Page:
District offers free preschool to patrons

Leaders of a small rural Idaho school district have found a way to make preschool work – even though the state doesn’t pay for the program.

Randy Schrader
Randy Schrader

Outgoing Garden Valley Superintendent Randy Schrader and the district’s board of trustees brought back preschool three years ago when Schrader took over the then-struggling district.

Schrader said the district, located about 56 miles north of Boise, previously offered preschool education, but was forced to cut it in response to recession-era budget cuts.

“I think the rationale for all preschool is getting kids a jump in language immersion and building their vocabulary so they continue to move forward in school,” Schrader said. “There is also a social part of preschool.”

A discussion of preschool and early childhood education has been ramping up in Idaho. The state doesn’t pay for preschool, and only pays for half-day kindergarten.

With Mississippi and Hawaii piloting preschool programs, Idaho is one of only eight remaining states that doesn’t fund pre-K.

Rep. Hy Kloc, D-Boise, said he is drafting legislation to create a public-private preschool pilot program.

But not everyone is making preschool a priority. Gov. Butch Otter’s 31-member Task Force for Improving Education didn’t address preschool when it issued its recommendations in August.

HyKloc2089
Rep. Hy Kloc

Task force members Richard Westerberg and Linda Clark said during a Nov. 13 City Club of Boise forum that members wanted to focus on the existing K-12 education programs.

But task force member Mike Lanza said preschool should nevertheless be a priority.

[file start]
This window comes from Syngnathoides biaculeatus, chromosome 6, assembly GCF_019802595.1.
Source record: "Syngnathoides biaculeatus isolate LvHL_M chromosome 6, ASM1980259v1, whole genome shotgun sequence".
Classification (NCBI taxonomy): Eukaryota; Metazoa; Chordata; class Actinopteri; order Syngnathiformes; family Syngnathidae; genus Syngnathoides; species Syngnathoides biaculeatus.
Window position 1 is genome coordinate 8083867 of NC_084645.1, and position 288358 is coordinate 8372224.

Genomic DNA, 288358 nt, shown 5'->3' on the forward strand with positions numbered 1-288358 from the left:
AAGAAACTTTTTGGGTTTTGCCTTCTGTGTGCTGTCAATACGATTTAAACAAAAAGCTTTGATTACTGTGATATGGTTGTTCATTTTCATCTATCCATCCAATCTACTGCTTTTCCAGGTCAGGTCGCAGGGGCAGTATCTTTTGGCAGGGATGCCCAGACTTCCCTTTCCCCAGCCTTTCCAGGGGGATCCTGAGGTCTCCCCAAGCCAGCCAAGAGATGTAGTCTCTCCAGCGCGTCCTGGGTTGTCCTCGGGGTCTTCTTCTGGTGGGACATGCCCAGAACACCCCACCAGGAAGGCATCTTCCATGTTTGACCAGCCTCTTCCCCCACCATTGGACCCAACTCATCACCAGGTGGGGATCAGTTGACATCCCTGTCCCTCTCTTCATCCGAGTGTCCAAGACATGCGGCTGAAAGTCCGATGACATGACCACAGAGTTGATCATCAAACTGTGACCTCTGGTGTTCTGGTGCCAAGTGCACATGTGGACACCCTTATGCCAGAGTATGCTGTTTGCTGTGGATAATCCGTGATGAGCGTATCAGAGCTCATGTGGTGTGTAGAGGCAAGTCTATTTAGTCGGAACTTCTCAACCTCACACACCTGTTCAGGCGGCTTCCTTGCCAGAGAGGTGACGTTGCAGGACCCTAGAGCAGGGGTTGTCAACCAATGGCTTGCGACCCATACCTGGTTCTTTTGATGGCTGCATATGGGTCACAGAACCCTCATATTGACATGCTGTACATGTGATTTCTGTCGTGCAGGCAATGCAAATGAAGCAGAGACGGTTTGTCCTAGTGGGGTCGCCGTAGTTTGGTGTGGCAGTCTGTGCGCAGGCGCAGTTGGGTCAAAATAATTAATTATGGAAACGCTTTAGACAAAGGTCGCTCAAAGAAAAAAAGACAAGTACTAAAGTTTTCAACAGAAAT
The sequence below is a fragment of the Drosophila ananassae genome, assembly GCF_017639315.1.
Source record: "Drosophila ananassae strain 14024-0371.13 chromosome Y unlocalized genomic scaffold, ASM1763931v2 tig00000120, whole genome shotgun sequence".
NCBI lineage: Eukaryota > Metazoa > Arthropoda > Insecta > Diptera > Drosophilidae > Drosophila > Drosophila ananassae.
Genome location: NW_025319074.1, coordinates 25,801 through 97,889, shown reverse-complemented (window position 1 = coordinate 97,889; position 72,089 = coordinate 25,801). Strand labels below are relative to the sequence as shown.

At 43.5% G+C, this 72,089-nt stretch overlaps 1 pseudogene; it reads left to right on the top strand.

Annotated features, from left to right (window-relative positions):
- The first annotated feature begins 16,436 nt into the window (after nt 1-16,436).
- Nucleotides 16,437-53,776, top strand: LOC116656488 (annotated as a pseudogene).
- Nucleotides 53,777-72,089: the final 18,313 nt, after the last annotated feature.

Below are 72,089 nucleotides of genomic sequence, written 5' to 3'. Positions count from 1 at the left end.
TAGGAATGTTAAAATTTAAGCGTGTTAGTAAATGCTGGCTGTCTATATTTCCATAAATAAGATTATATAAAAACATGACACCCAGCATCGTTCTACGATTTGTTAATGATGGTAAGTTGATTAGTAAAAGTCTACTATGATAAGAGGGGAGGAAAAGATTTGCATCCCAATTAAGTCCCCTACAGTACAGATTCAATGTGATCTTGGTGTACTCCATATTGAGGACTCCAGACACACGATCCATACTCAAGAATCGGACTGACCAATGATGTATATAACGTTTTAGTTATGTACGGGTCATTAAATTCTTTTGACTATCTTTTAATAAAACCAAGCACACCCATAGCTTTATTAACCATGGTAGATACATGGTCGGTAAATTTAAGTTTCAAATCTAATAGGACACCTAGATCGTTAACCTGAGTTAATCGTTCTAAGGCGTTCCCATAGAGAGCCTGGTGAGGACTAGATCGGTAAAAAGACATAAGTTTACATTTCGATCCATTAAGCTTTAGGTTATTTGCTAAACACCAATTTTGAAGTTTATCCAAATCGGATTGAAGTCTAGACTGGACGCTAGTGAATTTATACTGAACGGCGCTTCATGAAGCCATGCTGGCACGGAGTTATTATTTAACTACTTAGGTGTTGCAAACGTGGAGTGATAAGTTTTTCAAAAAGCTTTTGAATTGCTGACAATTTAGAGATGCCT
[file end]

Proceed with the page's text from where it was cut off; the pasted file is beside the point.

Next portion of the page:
“Some of us wanted to address pre-K,” Lanza said. “We know from overwhelming data that for the dollars invested it is one of the best ways to improve outcomes for education.”

In the past, lawmakers have resisted the move to preschool, saying parents should be responsible for early childhood learning and resources for K-12 schools are already tight.

Garden Valley is able to offer preschool to all of the district’s 4-year-olds at no cost to the parents. Ten students are enrolled this year, and they attend preschool in the morning two days a week (Garden Valley uses a four-day school week with longer sessions Mondays through Thursdays).

Garden Valley was able to use an existing staff member who is certified to teach preschool to run the program, minimizing the cost to the district.

The preschool students are able to ride the bus to the Garden Valley School in the mornings and eat lunch for free. Then preschool students’ parents must pick them up from school when they get out at 12:30 p.m.

Schrader is a big believer in preschool, and hopes to see the district expand preschool to three days per week.

Schrader said every student who attended preschool in the district scored a three on the Idaho Reading Indicator assessment. A three is the highest score, and indicates students are progressing and reading at or above grader level.

“We get 4-year-olds who don’t know their number and letters – we’re finding kids who need extra help,” Schrader said. “If we’re not doing preschool, we wouldn’t know that (until kindergarten) and we have a whole extra year to work with them.”

Schrader admitted that Garden Valley’s program – which relies on existing resources and necessitates other staffers covering for the preschool teacher on a half-time basis – could not be easily replicated in larger districts such as Meridian or Boise.

But other districts also have experienced success with some form of preschool. In Caldwell, the United Way of Treasure Valley, the YMCA and other organizations have partnered with the school district to offer preschool through the P16 program.

Caldwell officials reported that 48 percent of the P16 preschool graduates achieved the highest score on the IRI test last year, versus 28.6 percent of kindergarten students district wide.

With an emphasis on results, Schrader said it was important for his district to find a way to do it.

“A lot of parents feel it is still the responsibility of the parent to work with kids when they are young, but that doesn’t always happen,” Schrader said. “We do whatever we can. We don’t have funding for it, but we leverage the people we have here and make it work.”

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